By Peter Grier, Dante Chinni, and Mark Clayton writers of The Christian Science Monitor
The Christian Science Monitor
Affirmative action - one of the most contentious issues in America for decades - is under siege as never before.
Years of litigation by groups opposed to the use of race as a consideration in school admissions or government contracts appear to have now cleared the way for a sweeping redefinition of how, or even whether, US institutions can pursue racial diversity.
Tuesday's ruling by a Detroit federal judge that the University of Michigan's use of racial distinctions in its law-school admissions policy is unconstitutional is only the latest in a string of complicated, and occasionally contradictory, legal decisions.
Taken together, they ensure that over the next year or two the nation's highest court will likely define new limits for the role of affirmative action in public life.
"This fault line is so severe that this question will have to end up at the Supreme Court," says William Van Alstyne, a law professor at Duke University in Durham, N.C.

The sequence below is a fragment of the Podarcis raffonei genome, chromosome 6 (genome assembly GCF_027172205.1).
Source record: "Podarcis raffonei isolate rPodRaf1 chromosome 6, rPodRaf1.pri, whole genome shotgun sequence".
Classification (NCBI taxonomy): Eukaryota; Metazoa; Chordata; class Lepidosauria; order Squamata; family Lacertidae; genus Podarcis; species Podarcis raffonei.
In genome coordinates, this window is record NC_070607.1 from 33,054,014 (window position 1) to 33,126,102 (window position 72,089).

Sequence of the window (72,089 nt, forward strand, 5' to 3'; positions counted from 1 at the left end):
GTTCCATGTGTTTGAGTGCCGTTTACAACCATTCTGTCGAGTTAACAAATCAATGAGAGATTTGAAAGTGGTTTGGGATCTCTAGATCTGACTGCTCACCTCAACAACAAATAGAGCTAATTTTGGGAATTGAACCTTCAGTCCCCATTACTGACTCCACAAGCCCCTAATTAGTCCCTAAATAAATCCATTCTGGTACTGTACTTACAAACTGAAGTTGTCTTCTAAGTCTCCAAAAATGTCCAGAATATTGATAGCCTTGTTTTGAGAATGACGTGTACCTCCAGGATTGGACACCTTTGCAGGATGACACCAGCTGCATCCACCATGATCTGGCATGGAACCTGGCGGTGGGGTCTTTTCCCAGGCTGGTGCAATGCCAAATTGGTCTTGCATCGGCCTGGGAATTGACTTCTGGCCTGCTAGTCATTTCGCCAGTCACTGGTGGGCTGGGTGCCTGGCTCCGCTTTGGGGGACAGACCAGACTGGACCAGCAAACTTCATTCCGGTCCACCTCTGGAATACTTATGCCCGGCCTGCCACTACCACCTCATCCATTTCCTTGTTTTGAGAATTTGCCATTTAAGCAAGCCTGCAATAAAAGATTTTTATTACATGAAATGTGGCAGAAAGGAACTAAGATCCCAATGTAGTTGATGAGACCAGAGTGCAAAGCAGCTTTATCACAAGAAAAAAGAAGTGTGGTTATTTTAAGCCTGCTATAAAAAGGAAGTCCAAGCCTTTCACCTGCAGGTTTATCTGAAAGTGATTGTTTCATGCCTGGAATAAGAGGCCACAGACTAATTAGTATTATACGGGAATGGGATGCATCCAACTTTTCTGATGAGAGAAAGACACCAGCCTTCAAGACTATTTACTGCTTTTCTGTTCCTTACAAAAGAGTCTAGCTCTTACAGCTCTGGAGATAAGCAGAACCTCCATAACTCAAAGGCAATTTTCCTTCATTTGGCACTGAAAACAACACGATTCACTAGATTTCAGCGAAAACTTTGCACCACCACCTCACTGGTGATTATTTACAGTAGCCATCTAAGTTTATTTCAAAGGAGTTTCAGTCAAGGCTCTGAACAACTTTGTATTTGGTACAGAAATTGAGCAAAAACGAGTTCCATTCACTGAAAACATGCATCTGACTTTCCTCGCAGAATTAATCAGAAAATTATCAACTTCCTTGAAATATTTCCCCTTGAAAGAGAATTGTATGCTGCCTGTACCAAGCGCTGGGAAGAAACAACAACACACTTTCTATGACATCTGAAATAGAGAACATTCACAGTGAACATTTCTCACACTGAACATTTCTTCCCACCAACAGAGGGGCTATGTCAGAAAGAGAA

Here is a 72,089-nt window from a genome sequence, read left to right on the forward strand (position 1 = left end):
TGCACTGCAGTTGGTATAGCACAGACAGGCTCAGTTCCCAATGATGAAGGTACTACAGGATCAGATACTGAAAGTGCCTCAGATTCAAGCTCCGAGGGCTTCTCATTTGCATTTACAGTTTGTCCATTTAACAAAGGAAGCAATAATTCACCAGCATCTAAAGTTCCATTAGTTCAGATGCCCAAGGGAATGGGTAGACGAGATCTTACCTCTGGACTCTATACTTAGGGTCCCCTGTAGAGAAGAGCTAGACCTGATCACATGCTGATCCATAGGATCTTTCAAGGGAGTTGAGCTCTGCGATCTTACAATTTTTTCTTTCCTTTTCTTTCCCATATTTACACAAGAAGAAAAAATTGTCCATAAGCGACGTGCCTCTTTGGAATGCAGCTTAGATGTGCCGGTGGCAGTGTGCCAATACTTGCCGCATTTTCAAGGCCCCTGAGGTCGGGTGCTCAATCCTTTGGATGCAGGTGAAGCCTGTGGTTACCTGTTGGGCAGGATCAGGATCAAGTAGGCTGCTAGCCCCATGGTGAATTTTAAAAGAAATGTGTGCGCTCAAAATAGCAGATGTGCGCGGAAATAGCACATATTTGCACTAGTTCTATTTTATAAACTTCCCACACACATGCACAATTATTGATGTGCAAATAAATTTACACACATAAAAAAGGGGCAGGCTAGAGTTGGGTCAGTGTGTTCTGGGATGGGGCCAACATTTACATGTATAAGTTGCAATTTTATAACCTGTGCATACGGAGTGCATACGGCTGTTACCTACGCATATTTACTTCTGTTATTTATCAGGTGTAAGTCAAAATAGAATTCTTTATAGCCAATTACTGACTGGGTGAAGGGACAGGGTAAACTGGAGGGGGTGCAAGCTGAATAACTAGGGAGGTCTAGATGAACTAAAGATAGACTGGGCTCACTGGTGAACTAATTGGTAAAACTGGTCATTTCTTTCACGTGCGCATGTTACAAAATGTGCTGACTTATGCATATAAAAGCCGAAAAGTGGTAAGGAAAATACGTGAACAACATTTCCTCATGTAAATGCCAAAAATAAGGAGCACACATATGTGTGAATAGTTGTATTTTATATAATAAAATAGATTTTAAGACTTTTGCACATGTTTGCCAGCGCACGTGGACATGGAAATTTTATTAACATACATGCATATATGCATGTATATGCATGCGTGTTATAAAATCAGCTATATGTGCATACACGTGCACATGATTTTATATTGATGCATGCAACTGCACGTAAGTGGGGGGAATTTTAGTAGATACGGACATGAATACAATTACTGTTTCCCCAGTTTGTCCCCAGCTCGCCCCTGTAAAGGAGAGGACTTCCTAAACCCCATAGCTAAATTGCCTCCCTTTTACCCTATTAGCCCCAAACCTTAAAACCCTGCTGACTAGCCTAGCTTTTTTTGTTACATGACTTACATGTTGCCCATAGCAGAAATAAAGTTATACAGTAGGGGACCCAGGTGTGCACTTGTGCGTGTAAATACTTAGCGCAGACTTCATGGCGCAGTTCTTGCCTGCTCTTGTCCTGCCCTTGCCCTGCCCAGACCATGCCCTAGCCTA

The high court already took a step toward further refinement of affirmative action earlier this week, when it agreed to hear a challenge to a federal highway construction program that favors minority contractors.
The outcome of that case - which will be argued this fall - could well determine how far the US government can go in giving an edge to blacks or Hispanics in public works projects as a means to redress past discrimination.
It is also likely to show where the new Bush administration stands on affirmative action, as Attorney General John Ashcroft's Justice Department will be defending a program heavily shaped by Janet Reno and the Clinton administration.
Then there are the education lawsuits. The debate over race- conscious admissions policies is one of the most heated of all affirmative action subissues, as it involves children's futures. It has roiled college campuses from Berkeley to Austin and beyond.
The March 27 decision by US District Court Judge Bernard Friedman was only the latest in a string of rulings that have circumscribed university administrators.
"All racial distinctions are inherently suspect and presumptively invalid," writes Judge Friedman. "Whatever solution the law school elects to pursue, it must be race-neutral."
This position, however, is in direct contradiction with one of the few recent rulings to have upheld affirmation action - a decision by another judge of the same court that upheld the same university's undergraduate admissions process.
The two rulings will likely be combined into one, and pass through an appeals court ruling to eventual Supreme Court determination, say legal analysts. …